And you know what? He just might pull this off. After 3 rounds, Eldrick is only two shots out of the lead. Can he seal the deal with a good final round, or might the wheels fall off again and bring on more of the tantrums we have seen in the last few years? Hard to say.

But he couldn't ask for an easier field to compete against. None of the big boys are there. No Jordan Spieth, no Rory McIlroy, no Jason Day, and nary a Johnson (Dustin or Zack). Bubba's not there, nor is Rickey, or the Koooooochar dude. No sign of Justin Rose, Jim Furyk, Jimmy Walker, Henrik Stenson, Louis Oosthuizen, or Adam Scott. These guys are all getting ready for the first round of the playoffs (the Barclays) and didn't need to go to a second-tier tournament.

Yet it was Tiger's only shot. Though he's well-positioned on the leaderboard, consider the best competition he's playing against.

A guy named Tom Hoge. Tiger has won 79 tournaments in his career. Hoge has played 79 total rounds.
Jason Gore. He's been on the tour for 19 years and has a grand total of one win.
Jonas Blixt. Sounds vaguely familiar, but c'mon. Not exactly a household name in the golf world.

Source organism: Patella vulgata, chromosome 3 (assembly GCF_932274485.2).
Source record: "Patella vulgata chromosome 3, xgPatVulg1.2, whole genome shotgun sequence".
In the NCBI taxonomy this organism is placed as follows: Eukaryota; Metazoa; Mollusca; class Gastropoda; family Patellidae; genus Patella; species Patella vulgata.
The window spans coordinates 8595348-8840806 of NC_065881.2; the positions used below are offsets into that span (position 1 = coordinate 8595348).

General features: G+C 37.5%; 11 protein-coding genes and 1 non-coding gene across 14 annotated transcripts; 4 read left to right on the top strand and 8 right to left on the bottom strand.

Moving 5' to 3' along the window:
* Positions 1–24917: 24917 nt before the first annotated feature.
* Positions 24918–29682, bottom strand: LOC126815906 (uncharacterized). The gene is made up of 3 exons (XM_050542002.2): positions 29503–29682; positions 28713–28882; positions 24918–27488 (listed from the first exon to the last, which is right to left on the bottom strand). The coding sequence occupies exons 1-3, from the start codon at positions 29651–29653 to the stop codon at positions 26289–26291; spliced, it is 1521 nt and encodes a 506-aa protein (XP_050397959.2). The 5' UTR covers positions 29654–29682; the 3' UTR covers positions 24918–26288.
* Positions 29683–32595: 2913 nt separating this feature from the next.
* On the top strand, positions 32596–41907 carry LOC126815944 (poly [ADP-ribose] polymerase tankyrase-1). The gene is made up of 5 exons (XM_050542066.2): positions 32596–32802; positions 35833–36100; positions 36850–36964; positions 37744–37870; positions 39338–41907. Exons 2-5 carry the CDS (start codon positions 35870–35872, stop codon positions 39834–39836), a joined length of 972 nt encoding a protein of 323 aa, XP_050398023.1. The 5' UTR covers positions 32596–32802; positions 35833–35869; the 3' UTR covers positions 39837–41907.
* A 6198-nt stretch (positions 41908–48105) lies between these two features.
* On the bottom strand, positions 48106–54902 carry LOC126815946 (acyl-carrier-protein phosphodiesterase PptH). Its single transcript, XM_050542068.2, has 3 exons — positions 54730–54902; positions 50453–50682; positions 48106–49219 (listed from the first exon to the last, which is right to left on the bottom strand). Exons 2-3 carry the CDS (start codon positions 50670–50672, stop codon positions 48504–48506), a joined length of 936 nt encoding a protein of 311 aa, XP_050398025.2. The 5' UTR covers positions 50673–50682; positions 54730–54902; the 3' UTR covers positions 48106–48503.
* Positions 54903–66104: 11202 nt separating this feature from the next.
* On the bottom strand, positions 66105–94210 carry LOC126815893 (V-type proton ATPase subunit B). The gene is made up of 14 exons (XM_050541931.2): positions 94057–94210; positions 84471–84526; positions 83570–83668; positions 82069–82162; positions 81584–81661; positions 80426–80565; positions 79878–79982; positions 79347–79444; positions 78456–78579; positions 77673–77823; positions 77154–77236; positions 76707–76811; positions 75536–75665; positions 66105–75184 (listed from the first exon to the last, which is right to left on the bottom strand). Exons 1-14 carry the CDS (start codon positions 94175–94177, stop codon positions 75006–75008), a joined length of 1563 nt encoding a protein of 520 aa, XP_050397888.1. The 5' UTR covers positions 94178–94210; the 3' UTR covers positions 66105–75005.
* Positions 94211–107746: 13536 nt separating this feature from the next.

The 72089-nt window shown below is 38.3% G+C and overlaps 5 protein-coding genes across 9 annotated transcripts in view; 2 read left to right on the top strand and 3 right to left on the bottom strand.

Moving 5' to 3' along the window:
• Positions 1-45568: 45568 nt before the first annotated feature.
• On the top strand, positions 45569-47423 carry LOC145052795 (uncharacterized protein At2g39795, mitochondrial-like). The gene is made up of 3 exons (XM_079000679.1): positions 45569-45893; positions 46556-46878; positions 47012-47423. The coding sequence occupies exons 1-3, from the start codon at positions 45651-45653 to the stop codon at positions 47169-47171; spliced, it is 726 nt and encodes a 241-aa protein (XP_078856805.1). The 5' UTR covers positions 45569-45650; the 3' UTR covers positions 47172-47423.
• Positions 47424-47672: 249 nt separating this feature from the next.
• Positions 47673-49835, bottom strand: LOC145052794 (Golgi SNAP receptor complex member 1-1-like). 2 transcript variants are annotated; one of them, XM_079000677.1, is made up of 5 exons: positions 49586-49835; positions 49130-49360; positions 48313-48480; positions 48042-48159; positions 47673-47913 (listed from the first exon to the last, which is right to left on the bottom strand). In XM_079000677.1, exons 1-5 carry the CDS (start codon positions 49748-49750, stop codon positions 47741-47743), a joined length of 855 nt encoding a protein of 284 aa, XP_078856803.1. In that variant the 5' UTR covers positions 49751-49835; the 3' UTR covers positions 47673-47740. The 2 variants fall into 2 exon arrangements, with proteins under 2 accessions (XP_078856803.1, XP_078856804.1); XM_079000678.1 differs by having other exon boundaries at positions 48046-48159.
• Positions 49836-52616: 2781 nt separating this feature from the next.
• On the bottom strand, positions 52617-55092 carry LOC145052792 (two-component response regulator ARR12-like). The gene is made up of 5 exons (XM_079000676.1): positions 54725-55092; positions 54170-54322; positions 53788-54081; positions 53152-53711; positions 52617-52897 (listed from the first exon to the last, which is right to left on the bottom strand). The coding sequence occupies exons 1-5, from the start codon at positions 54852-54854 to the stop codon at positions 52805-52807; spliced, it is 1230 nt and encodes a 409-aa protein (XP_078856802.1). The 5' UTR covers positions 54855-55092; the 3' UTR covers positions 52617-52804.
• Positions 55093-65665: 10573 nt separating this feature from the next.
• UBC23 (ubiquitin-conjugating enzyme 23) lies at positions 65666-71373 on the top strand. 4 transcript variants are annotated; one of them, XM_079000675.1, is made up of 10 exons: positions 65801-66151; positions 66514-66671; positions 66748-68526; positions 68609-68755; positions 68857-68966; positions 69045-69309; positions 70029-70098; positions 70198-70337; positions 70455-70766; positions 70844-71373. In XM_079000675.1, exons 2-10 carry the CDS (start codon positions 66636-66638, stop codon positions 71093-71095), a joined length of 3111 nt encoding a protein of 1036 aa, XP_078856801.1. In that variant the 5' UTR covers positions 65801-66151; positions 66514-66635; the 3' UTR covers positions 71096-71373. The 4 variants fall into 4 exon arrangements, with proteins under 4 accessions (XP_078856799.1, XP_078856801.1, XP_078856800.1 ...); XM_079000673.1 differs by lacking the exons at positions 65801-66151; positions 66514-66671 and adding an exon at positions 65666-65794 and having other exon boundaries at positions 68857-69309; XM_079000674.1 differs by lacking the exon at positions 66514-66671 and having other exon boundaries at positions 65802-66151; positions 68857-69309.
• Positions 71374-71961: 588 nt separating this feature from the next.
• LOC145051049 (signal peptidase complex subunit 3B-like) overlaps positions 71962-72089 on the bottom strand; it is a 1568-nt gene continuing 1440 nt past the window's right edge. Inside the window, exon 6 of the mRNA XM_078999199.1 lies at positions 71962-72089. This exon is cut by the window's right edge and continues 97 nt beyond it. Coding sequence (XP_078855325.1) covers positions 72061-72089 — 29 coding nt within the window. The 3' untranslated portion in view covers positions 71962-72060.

Scott Brown? Beats me.
Davis Love III is a well-known name from years past, but he's now 51 years old. He can play on the senior circuit as well if he chooses. It should be noted DL3 has exactly 20 PGA career tournament victories -- the last coming back in 2008 -- and the magic number to give his a lifetime exemption to play in any tournment he wishes. Kind of like Tiger, he could theoretically play until he's 100, but good luck trying to beat the fearless young guns that keep popping up everywhere with some serious game. Ain't gonna happen.

And there's the rub. Even if Tiger manages to pull off a victory at the Wyndham and gets into the playoffs, what chance does he really have? Zero. The above-mentioned big boys will eat him alive on tougher courses in pressure-packed atmospheres.

So okay, Tiger is competitive in a minor league tournament and good for him. But that's as far as it goes. His legions of die-hard fans and the accompanying media can root root root all they want for their hero, but his time in truly competitive golf at it's highest level has come and gone.

And that's just pretty much the way it is.

Idle thought: We've all heard the loud-mouthed morons screaming GO IN THE HOLE when Tiger hits a golf shot. As mentioned at the head of this article, people are free to root for and against whoever they choose. So what would happen if somebody yelled out GO IN THE WATER, or bunker, or woods? Better yet, what would happen if someone in the gallery dared to boo Eldrick? Shouldn't that be allowed as well? Probably not. They'd likely get booted off the course, because Tiger is royalty, you see. Despite having paid the price of admission, it's just not permissible to boo in golf. It's perfectly okay and even expected in any other sport, but it just won't be accepted in a "gentleman's" game. F-bombs, G-dammits, and club pounding by Tiger are one thing. But don't you dare show disapproval.